Principal Structural Members of a Ship (Basic Safety)
• The Hull
• The Keel
• The Framing
• The Decks
• The BulkheadsThe Principal Structures are
very important to a ship’s
safety. Life, and property
both depends on a ship’s
structure and should never
be taken forgranted.
Regulation 3-1: Structural, mechanical and electrical requirements
In addition to the requirements contained elsewhere in the
present regulations, ships shall be designed, constructed and
maintained in compliance with the structural, mechanical and
electrical requirements of a classification society which is
recognized by the Administration in accordance with the
provisions of regulation XI/ 1, or with applicable national
standards of the Administration which provide an equivalent
level of safety
• The Hull is the main body of ship exclusive of masts,
superstructure and forcastle.
• Also composed of shell plating, framing, deacks,
bulkheads, angle bars and other parts which we can
classify as stiffeners.
• Importance of The Hull
Prevent Ship from breaking into two, even in the
most severe seas.
It withstand water preasure and local loads caused
by heavy equipment, water shipped on deck and dry
• What is A Girder?
A girder is a collective term for
primary supporting members,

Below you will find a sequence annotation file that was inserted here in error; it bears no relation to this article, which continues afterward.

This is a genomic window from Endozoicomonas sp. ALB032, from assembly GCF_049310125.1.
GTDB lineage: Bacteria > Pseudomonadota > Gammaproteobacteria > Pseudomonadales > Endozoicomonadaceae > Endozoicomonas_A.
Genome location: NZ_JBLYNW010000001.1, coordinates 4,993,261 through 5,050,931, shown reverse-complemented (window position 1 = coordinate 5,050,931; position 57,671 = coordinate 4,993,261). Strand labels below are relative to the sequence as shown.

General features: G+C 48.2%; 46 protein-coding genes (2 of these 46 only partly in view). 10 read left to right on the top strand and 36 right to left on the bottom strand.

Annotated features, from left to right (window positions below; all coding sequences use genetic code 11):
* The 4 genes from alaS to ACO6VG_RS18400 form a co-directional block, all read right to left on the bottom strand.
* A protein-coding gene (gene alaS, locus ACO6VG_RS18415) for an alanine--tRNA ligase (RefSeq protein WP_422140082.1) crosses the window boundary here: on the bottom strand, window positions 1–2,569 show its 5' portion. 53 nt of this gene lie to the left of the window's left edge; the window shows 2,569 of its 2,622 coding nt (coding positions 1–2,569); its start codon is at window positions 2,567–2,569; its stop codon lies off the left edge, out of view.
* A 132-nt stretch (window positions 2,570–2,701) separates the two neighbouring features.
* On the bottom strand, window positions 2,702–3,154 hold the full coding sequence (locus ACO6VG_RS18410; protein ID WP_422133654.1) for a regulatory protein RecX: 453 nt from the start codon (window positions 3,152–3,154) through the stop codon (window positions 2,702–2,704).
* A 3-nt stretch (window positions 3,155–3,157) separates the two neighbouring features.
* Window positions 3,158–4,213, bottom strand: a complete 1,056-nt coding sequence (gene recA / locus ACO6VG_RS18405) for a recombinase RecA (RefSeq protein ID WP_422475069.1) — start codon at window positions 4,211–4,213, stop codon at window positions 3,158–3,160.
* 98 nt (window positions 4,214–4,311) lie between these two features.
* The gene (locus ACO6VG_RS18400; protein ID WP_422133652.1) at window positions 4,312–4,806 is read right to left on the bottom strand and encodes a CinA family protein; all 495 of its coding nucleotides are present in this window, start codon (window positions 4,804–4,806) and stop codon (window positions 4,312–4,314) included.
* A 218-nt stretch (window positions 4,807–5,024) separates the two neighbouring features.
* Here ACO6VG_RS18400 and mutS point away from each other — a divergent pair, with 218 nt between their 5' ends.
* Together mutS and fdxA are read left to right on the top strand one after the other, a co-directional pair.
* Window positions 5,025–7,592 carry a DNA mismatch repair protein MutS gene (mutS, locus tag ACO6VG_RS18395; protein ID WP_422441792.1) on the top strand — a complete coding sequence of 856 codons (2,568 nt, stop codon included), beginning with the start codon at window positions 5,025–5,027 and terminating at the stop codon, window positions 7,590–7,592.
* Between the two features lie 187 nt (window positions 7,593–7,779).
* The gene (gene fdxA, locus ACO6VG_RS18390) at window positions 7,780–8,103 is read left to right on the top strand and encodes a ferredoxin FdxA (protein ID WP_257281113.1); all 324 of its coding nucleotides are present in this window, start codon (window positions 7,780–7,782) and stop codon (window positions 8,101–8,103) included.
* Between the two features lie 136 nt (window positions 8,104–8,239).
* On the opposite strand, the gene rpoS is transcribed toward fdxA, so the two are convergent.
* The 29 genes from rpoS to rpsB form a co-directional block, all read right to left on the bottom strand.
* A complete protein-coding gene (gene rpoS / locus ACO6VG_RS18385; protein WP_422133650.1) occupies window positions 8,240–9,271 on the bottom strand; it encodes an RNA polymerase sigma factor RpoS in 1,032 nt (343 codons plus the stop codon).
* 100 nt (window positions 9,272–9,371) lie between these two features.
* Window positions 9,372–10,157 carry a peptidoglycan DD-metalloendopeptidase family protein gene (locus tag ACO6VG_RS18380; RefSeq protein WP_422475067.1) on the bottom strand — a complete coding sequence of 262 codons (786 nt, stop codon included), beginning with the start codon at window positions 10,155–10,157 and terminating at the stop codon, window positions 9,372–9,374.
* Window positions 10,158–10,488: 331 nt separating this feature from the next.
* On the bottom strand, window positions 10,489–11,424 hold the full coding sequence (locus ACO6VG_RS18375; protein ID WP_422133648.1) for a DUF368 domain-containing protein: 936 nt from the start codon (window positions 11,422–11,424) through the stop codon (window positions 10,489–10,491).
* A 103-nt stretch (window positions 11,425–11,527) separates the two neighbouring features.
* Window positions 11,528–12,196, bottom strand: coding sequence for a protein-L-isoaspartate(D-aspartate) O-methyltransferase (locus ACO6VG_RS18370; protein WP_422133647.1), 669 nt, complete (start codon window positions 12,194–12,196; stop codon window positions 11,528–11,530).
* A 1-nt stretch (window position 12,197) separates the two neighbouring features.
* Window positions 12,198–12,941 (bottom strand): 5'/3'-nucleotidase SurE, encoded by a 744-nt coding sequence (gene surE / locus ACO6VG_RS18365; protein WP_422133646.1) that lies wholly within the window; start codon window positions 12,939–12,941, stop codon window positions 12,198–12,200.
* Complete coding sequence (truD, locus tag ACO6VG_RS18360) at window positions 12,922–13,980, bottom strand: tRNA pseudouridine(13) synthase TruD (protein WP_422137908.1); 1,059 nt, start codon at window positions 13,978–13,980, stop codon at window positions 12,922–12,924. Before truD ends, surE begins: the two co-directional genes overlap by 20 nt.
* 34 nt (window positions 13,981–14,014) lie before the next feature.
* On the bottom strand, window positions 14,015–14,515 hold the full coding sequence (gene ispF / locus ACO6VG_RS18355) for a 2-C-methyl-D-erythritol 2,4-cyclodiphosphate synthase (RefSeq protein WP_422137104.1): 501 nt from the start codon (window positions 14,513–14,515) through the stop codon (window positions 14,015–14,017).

usually supporting stiffeners.
•In reality, a ship s really made
up of girders. A ship is primarily
composed of many small girders
which are braced and tied
together to make the framing
The afterpart of the 25-year-old container ship CARLA after breaking
in two during a storm 100 miles off the Azores. The disaster occurred
after the ship's rudder was damaged, leaving her at the mercy of the
heavy seas. The 34-man crew, who took shelter in the stern section,
were all taken off by helicopter.The forward half sank after five days,
but a tug managed to tow the stern section, carrying 1,000 containers,
to Las Palmas. The ship was lengthened 1984, but the vessel's
owners denies that the ship had broken apart along one of the welds.
Regulation 1: Strength of Hull
The Administration shall satisfy itself that the general
structural strength of the hull is sufficient for the draught
corresponding to the free-board assigned. Ships built and
maintained in conformity with the require-ments of a
classification society recognized by the Administration may be
considered to possess adequate strength.
•Common causes of hull
deformation is mostly the
stresses from the external
forces or stress which
caused by the waves from